Dire straits: The woman breaks down at the XPRESS office while telling her story Image Credit: Abhishek Sengupta/XPRESS

Dubai: A British-Canadian woman who once led the high-life of Dubai but is now sleeping rough on the streets, is desperate for help.

“I have no friends, no family, no money and nowhere to go sleep,” said the distressed 54-year-old who worked as a development director for some of the top realty projects in the city.

Things wouldn’t have come to this pass, she claims, had she not been arrested last year. “A case was filed in my name saying I hadn’t paid rents of my villa on Jumeirah Road. In reality, I had paid Dh120,000 via two cheques and it took me seven months while in jail to get the bank to establish that for me. The court cleared my name eventually, but my life had taken a massive hit by then,” she said.

“During that time, I was also told I had civil cases against my name and I spent all I had in getting my name cleared. Today I may be free, but I have no means to go anywhere,” she adds.

In her own words, her fall has been as dramatic as her rise. In her prime she drove a BMW Z4 and lived in a five-bedroom Palm Jumeirah villa, earning up to Dh100,000 per month. Maids were by her side at all times as pet dogs — two Arabian Salukis — played by her side.

Today she is barely able to make ends meet. “My passport is with the hotel where I last stayed. They have also kept my bags and belongings because I couldn’t pay the Dh7,000 dues I racked up during my stay. Please help me get out of this mess. I am completely broke and I don’t know what to do,” said the woman who has a PhD in civil engineering and real estate planning. “Fate’s playing amazing games with me. People want me to work for them, but for free,” she said.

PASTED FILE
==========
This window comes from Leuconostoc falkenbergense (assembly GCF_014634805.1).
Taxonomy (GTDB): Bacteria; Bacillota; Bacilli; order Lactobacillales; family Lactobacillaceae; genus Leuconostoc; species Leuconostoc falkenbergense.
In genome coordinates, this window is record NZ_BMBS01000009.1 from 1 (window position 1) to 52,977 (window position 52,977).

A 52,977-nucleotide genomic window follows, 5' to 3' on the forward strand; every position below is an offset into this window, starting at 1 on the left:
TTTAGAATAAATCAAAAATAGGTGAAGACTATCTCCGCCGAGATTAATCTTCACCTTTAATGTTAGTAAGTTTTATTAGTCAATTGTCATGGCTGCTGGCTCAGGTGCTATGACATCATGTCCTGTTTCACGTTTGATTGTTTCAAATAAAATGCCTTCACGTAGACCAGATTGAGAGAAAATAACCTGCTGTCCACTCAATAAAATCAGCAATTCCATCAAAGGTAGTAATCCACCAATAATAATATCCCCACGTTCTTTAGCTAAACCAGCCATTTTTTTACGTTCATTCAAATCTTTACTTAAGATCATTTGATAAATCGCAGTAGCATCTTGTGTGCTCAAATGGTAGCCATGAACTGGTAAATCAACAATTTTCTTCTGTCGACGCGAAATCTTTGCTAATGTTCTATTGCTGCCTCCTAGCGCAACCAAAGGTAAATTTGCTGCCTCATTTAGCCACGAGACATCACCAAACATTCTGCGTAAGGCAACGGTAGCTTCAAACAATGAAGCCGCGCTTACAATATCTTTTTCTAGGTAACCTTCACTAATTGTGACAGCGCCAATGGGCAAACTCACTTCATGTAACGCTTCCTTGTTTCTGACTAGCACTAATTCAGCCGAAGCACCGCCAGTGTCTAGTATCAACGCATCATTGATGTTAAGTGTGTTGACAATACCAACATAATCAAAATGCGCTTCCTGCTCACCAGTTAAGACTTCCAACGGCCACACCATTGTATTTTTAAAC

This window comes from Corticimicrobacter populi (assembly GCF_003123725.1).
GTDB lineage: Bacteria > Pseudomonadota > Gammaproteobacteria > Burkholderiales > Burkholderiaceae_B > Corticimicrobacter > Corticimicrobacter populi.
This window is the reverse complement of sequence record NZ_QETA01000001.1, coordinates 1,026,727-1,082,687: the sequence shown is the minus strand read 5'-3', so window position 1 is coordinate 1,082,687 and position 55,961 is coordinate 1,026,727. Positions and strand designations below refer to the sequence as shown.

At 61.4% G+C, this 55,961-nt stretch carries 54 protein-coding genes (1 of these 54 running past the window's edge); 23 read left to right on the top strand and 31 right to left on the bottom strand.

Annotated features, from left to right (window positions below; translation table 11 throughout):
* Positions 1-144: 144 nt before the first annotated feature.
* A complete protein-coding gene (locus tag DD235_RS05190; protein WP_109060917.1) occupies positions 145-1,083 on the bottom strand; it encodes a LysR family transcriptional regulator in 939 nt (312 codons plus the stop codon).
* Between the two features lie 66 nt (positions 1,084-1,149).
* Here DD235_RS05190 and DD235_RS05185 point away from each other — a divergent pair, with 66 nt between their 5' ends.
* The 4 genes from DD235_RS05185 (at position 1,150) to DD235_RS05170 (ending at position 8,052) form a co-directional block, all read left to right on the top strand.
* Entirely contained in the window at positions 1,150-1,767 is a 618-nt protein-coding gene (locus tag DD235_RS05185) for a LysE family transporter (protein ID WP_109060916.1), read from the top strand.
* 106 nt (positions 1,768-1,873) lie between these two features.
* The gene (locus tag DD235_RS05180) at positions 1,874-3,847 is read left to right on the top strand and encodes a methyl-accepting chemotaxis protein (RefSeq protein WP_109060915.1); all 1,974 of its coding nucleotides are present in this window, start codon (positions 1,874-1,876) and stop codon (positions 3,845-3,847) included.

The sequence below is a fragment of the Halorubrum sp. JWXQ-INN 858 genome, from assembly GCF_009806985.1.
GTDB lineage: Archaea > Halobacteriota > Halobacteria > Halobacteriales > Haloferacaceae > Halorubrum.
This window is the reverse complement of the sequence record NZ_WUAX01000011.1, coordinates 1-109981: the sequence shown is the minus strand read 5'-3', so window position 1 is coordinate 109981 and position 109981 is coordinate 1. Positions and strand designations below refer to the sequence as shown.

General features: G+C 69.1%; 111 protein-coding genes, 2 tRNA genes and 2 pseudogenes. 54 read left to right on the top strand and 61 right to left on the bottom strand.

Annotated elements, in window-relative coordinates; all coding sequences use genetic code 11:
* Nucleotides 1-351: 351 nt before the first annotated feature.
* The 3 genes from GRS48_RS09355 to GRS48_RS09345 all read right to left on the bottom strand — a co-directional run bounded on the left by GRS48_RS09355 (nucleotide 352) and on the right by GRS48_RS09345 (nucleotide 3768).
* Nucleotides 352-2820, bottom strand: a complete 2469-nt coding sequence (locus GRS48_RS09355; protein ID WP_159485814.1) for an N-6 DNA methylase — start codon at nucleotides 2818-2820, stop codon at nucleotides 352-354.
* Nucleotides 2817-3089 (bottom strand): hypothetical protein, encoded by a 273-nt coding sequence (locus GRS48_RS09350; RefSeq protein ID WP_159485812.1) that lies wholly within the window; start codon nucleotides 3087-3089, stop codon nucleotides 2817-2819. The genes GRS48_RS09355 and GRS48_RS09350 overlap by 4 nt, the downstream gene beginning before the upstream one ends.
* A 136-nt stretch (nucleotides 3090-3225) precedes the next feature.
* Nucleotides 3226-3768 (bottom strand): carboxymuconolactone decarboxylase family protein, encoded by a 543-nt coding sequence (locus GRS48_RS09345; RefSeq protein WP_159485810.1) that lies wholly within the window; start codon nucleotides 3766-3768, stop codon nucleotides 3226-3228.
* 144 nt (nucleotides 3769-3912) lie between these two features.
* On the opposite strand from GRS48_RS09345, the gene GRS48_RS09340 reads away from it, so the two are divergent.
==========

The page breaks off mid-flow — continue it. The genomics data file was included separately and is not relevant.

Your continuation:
The woman said she had converted to Islam and married an Emirati man. However, the marriage fell apart over a year ago, she claimed.

Her pleas for help have fallen on deaf ears at both the British and Canadian consulates, she added.

Today she needs Dh25,000 to clear liabilities and return to her home country. “I want to find my feet when I get back to Vancouver. I plan to stay there and write a book. My life hasn’t been short of a story,” she said.

Brenda, a hair dresser who had done her make up at a promotional photo shoot said the woman’s life is a far cry from her glory days. “When I met her first over four years ago she was a completely different woman. She wore designer labels and drove a fancy car,” recalled Brenda.


— The woman’s name has been witheld on her request


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